I have all these slabs of black walnut from the bowl blank cuttings... sure would make some pretty pens... I think ... :)
Ya reckin I should just leave em like that to dry ... in 1" X 8" slabs... or cut em up into blanks to let em dry?
... and while we're on the subject, just how dry do they need to be anyhoo?... I mean, there's so little wood left when you get done turning a pen that I wouldn't think wood movement would be an issue anyhoo.... plus it's supported inside with the tube and CA'd within an inch of it's life!
I wood think the issue at this stage wood be more of curtailing splitting than movement ,,,,,,,,if it were me (non pen expert for sure)I wood make them 1" square ASAP and see who made the grade(no splits) in 3 months,,,,,,, now the question arises in my mind what happens to the pen mechanisms if it moves just the tiniest bit,if it causes problems with function then they should be dry.
I set the bandsaw at 3/4" and rip away. Then I'll reset to 5 1/2" and cross cut. Then take a handful and wrap with a rubber band and coat the ends, then set on a shelf for a month. They dry enuff fairly quickly.
Marc & Dave,
I've done that, but with masking tape. (Rubber band poor here. :7 )
I would difinately cut them to size. But I tend to go smaller, like 5/8" for slim line headed stock.
I also cut mine into 2 1/16" long pieces for slim lines and mark them for grain orientation and drawer them for later use.
Wood movement has never been a concern with me. Between the CA inside for the barrel, and the CA I use on the outside, even the jumbos are pretty intombed in CA.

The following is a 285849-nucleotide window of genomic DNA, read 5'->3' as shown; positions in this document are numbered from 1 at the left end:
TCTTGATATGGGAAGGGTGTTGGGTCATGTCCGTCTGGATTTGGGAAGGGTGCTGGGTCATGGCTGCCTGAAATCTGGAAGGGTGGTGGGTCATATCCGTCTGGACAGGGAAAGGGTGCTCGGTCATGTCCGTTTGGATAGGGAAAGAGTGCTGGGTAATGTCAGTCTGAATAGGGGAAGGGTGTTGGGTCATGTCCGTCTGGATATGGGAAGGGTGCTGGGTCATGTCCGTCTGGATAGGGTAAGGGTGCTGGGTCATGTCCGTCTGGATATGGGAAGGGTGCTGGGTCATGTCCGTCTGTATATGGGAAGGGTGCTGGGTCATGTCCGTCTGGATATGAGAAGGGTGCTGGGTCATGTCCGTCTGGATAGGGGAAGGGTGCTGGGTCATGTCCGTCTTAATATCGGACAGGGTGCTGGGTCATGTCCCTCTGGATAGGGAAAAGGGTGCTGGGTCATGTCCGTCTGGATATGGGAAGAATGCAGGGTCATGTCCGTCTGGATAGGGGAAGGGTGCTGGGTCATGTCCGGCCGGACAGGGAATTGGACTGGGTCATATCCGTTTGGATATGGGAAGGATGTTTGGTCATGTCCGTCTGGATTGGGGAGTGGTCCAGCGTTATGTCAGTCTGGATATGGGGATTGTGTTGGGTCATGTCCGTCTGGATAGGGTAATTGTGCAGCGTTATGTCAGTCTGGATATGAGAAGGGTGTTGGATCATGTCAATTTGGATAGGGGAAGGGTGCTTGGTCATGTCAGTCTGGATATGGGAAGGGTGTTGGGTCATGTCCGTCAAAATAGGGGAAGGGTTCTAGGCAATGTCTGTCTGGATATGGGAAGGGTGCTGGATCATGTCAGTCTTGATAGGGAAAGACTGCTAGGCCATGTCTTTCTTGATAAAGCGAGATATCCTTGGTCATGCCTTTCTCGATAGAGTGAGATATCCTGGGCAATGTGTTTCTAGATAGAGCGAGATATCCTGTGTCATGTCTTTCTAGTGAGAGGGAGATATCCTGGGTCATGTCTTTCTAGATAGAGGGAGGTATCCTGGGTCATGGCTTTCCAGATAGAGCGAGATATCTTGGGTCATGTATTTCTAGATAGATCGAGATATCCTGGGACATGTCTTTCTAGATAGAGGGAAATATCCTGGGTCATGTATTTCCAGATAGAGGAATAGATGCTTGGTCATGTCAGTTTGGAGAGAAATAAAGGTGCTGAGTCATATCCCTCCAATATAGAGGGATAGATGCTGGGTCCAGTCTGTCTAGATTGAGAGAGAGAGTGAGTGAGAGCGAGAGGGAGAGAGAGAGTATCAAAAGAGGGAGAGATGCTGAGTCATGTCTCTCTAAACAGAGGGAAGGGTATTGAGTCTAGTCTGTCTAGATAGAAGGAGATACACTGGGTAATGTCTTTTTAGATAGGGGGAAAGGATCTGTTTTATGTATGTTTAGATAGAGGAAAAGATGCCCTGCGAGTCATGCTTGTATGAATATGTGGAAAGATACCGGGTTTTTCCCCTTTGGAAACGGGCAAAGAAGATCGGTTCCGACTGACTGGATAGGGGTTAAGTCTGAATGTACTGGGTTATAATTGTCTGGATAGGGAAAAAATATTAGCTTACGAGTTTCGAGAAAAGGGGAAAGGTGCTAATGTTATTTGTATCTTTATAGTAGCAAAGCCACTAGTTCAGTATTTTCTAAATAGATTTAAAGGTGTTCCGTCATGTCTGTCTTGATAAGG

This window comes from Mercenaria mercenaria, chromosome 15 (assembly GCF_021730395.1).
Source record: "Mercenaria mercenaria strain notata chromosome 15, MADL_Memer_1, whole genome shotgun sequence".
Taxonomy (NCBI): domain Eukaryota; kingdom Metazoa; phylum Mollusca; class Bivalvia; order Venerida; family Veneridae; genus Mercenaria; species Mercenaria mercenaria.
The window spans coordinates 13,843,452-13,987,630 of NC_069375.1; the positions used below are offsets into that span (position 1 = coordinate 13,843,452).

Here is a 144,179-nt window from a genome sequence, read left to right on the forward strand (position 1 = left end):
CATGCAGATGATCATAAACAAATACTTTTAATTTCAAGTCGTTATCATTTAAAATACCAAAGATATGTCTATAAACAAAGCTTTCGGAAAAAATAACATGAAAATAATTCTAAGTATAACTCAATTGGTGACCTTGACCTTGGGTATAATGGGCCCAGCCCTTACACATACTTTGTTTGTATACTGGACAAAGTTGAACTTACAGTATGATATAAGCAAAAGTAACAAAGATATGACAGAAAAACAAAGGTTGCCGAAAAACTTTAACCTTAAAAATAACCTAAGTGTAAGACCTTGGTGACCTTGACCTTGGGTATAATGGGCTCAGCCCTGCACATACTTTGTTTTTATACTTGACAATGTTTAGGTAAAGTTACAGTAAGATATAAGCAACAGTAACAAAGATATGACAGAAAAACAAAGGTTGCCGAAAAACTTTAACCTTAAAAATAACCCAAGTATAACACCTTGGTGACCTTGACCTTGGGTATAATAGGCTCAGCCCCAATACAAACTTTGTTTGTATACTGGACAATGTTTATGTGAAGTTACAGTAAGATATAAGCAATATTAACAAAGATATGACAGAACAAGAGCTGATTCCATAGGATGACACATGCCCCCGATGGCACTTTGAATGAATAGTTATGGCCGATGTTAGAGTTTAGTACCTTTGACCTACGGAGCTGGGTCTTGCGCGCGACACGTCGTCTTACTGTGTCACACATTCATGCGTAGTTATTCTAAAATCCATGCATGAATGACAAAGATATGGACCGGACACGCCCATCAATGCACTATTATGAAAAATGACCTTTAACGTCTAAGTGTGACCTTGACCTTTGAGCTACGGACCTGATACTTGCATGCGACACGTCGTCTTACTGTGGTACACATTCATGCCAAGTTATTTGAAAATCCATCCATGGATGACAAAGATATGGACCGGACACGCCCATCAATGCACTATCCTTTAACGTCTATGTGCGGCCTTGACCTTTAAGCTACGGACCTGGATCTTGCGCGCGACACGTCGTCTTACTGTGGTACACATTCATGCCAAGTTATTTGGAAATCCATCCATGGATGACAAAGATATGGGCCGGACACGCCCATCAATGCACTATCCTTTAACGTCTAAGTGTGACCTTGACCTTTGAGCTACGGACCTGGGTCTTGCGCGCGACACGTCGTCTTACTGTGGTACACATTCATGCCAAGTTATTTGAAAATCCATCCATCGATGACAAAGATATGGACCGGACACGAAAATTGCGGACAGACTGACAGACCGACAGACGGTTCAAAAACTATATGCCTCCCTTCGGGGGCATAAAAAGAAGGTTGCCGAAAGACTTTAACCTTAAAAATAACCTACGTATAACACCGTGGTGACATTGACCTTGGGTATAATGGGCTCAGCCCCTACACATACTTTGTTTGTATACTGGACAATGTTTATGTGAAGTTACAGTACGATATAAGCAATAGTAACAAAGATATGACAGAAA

In plain engrish, I've never experianced warpage, to an extent it didn't turn away.
When I am "kit poor", I will have cut-a-thons and make pre-staged blanks.
I don't cut long blanks, because I would "waste" too much from a bunch of 5" blanks. (I don't waste much at all, I have a drawer for shorts I use for oopsies where I will splice on a lifesaver of contrasting wood. Or make someting like the "Yipe's! Stripes!" pen.)
To me the stock is so precious, I rip first, then set the fence at 2 1/16" and do captured cross-cutting from the longer sticks.
Every other cut gets a line and indexing numbers on it to match the center grain for the finished pen.
If the wood is dry, I will also drill the blanks and drawer them for later use.
I have some bundles of green wood drying right now, the ones in tape.
Oils wells! :7
how 30-year-old teak would work under such circumstances? Remember the stereo cabinet that I inherited/acquired? The equipment supports are just about perfect size for pens. Anybody ever work with the stuff before?
Mr. Snippy says, "actually not the best place for this particular question. Sorry for derailing your thread, Marc. I shouldn't have any problems with the sticks being dry."
Who the hell is Mr. Snippy and why did they think you were highjacking the thread?
Sounded like a reasonable part of the converstation to me. I haven't done any Teak pens myself, I find Teak is a little bland for my taste in a pen.
But heck, that's just me. I made some Mohogany pens and those are bland as pablum to me. :P
I was given this idea by a someone on a penturning forum.... after cutting all the blanks.. stack them on a cookie sheet log cabin style with space between them and put them in a 200-250 degree oven with the door slightly propped open for about 3 hours. I did this with some black locust, walnut and cherry I had and it worked like a charm with no end checking at all...
When they are done you can either let them cool slowly or serve with cheese and salsa... your decision..
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